The City of Joliet has some new lease-to-own housing options available on its east side.
Civic leaders, residents and other community members joined the Housing of Authority of Joliet to celebrate the new Water’s Edge development with a ribbon-cutting ceremony.
The $21 million housing community features 68 single-family and townhouse-style homes, extending from Wallace and DesPlaines streets to McDonough and Water streets to Water and Wallace streets. It serves as the Housing Authority of Joliet’s third affordable housing redevelopment project in the City of Joliet.
“This was something that was labor intense—a lot of meetings, politics got involved—but being resolved and getting it done, that’s what brought us to this point,” said Michael Simelton, chief executive officer for Housing Authority of Joliet.
The Housing Authority of Joliet wanted to provide a space in the community for a mixed-income development to extend a lease-to-own housing option. It is meant to draw in potential renters within the 30- to 60-percent median income levels. All homes are issued a project-based voucher to ensure affordability.
Water’s Edge is replacing the former Des Plaines Gardens public housing development, originally built in 1956 and demolished last year. Anyone who previously lived there received a housing voucher and first preference to move into Water’s Edge, if they elected to exercise that right.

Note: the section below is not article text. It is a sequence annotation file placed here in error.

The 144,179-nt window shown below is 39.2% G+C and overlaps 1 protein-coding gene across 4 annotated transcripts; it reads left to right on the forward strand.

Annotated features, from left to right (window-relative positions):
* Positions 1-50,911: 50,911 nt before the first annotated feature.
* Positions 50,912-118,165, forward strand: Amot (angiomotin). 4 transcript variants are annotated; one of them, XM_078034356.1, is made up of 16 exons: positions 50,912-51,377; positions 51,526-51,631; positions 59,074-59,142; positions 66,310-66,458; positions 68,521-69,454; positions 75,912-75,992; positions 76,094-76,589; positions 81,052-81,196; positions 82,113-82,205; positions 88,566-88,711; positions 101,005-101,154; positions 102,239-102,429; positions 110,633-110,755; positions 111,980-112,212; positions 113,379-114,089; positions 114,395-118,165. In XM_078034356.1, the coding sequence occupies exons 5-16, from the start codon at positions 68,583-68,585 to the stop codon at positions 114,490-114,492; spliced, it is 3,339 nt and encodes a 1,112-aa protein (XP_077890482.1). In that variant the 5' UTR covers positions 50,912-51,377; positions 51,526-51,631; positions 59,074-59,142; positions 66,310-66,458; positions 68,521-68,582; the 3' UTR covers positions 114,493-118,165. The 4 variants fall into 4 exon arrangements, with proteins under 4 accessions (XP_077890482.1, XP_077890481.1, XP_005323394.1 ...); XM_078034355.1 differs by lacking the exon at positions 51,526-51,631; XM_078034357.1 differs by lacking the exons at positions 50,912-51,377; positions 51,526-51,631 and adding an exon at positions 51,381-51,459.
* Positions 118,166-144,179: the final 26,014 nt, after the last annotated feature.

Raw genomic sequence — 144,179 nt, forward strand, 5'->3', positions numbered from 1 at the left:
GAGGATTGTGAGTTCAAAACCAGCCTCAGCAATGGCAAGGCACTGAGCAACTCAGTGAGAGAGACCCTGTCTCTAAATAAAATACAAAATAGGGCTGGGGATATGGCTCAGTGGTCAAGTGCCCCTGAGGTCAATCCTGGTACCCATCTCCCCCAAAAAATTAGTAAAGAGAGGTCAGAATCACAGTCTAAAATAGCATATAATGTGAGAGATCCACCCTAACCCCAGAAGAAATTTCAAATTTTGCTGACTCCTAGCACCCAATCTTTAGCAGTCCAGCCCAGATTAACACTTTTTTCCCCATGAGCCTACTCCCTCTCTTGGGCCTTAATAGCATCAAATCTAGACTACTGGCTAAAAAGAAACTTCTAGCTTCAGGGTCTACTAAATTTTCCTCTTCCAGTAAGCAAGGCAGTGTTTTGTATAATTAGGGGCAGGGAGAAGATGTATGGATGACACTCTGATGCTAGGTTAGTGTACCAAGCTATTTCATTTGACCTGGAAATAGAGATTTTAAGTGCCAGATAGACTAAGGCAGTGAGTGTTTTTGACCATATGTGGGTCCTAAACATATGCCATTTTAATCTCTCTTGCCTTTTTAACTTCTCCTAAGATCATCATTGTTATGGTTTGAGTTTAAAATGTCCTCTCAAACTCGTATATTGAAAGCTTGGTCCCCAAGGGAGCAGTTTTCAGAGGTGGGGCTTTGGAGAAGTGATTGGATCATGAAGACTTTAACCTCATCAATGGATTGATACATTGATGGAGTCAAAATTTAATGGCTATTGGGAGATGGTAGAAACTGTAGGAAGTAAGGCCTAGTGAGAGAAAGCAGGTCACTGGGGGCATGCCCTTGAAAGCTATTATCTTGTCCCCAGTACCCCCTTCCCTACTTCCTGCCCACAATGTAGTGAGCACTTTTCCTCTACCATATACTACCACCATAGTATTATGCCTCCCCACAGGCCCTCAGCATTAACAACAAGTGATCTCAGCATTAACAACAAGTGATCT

The development saw 16 of the 122 families from Des Plaines Garden return to the new site.
Water’s Edge currently has a full waiting list and is closed to new applicants, according to the Housing Authority of Joliet’s website.
“I honestly believe that in any community that would welcome us, we’d be more than happy to come in and try to develop something very similar to this,” Simelton said.
On average, the unit sizes are 1,100 square feet, excluding the garage.
Mayor Bob O’Dekirk said the new community the city has is “impressive.”
“From the city’s standpoint, we were thrilled and are thrilled a $21 million development [is] going in an older neighborhood,” he said. “This was blight. … This is cleared out, and new housing has come in. It’s great for the neighborhood, and it’s great for the city, so we’re very excited.”
Simelton said the City of Joliet has been a good working partner throughout the process of getting the development to come on line.
“There was some involvement with the city absolutely,” Simelton said. “They’re part of our partnership. They helped us with waiving fees obviously, but they had their hands in the anti-monotony of the community. … There’s five or six different designs, and there’s different colors, and [there’s] patterns, and all of that, and I think that negotiating back and forth, we got a good product.”